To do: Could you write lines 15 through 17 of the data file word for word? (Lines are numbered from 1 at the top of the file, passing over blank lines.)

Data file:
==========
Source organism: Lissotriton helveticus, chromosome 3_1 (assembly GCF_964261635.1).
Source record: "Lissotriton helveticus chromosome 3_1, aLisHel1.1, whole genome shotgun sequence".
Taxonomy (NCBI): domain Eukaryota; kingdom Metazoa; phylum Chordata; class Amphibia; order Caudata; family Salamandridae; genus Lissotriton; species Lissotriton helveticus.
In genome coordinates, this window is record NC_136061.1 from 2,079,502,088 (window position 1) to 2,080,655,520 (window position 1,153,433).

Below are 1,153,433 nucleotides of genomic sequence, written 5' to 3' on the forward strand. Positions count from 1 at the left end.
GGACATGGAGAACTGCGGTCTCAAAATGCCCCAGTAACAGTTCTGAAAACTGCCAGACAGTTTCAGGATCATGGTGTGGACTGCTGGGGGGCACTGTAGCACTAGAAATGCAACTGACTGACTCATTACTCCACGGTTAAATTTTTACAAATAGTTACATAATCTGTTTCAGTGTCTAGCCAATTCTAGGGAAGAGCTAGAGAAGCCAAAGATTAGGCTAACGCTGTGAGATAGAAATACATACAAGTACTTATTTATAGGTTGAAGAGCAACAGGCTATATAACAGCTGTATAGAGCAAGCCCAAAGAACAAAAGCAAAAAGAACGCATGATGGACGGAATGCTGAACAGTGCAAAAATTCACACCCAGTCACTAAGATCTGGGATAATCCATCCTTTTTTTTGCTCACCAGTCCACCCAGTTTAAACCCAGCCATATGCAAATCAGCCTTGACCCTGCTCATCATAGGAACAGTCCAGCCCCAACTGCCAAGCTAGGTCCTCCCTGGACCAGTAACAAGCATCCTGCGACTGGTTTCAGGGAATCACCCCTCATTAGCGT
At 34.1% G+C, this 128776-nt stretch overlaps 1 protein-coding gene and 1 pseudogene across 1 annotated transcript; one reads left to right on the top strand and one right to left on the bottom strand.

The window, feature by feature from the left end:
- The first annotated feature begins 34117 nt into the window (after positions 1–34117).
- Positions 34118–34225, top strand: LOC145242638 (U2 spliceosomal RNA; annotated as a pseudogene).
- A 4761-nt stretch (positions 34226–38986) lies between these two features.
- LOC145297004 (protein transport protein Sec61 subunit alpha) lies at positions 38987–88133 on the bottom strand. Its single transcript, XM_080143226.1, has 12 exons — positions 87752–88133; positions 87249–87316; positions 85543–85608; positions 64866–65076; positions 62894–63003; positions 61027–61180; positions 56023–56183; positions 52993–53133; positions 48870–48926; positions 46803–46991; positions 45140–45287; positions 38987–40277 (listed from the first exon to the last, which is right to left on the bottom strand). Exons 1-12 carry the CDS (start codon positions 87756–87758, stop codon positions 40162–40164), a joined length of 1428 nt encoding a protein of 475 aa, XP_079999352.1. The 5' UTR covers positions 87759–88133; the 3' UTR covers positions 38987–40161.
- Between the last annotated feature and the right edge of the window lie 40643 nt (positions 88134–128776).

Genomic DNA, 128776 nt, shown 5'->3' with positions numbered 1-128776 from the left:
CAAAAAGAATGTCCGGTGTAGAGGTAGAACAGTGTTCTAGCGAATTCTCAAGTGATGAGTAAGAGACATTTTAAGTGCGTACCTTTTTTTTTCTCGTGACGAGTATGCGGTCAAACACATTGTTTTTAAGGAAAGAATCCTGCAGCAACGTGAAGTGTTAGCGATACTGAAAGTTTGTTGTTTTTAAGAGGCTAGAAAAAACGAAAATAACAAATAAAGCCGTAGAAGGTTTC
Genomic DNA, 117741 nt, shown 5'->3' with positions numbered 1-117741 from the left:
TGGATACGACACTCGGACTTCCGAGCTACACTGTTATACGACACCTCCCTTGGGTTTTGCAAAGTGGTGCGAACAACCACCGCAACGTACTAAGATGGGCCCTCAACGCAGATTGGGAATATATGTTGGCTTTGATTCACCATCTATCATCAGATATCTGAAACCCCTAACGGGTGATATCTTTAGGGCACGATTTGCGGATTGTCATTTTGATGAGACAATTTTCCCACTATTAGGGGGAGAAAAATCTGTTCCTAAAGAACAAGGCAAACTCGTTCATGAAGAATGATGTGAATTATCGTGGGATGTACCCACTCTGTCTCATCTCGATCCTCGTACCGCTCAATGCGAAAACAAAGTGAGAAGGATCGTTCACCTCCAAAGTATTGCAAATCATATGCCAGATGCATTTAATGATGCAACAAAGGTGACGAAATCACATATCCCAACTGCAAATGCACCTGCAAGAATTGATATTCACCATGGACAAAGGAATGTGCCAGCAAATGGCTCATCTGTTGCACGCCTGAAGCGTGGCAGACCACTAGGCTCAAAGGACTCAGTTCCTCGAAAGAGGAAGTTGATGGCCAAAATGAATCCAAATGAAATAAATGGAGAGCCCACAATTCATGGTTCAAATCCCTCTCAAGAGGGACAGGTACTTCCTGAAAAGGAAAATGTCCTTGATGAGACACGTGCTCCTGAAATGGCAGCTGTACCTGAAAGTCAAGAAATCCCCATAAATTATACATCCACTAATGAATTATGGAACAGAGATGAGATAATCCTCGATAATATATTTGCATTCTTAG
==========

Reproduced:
CAAAAAGAATGTCCGGTGTAGAGGTAGAACAGTGTTCTAGCGAATTCTCAAGTGATGAGTAAGAGACATTTTAAGTGCGTACCTTTTTTTTTCTCGTGACGAGTATGCGGTCAAACACATTGTTTTTAAGGAAAGAATCCTGCAGCAACGTGAAGTGTTAGCGATACTGAAAGTTTGTTGTTTTTAAGAGGCTAGAAAAAACGAAAATAACAAATAAAGCCGTAGAAGGTTTC
Genomic DNA, 117741 nt, shown 5'->3' with positions numbered 1-117741 from the left:
TGGATACGACACTCGGACTTCCGAGCTACACTGTTATACGACACCTCCCTTGGGTTTTGCAAAGTGGTGCGAACAACCACCGCAACGTACTAAGATGGGCCCTCAACGCAGATTGGGAATATATGTTGGCTTTGATTCACCATCTATCATCAGATATCTGAAACCCCTAACGGGTGATATCTTTAGGGCACGATTTGCGGATTGTCATTTTGATGAGACAATTTTCCCACTATTAGGGGGAGAAAAATCTGTTCCTAAAGAACAAGGCAAACTCGTTCATGAAGAATGATGTGAATTATCGTGGGATGTACCCACTCTGTCTCATCTCGATCCTCGTACCGCTCAATGCGAAAACAAAGTGAGAAGGATCGTTCACCTCCAAAGTATTGCAAATCATATGCCAGATGCATTTAATGATGCAACAAAGGTGACGAAATCACATATCCCAACTGCAAATGCACCTGCAAGAATTGATATTCACCATGGACAAAGGAATGTGCCAGCAAATGGCTCATCTGTTGCACGCCTGAAGCGTGGCAGACCACTAGGCTCAAAGGACTCAGTTCCTCGAAAGAGGAAGTTGATGGCCAAAATGAATCCAAATGAAATAAATGGAGAGCCCACAATTCATGGTTCAAATCCCTCTCAAGAGGGACAGGTACTTCCTGAAAAGGAAAATGTCCTTGATGAGACACGTGCTCCTGAAATGGCAGCTGTACCTGAAAGTCAAGAAATCCCCATAAATTATACATCCACTAATGAATTATGGAACAGAGATGAGATAATCCTCGATAATATATTTGCATTCTTAG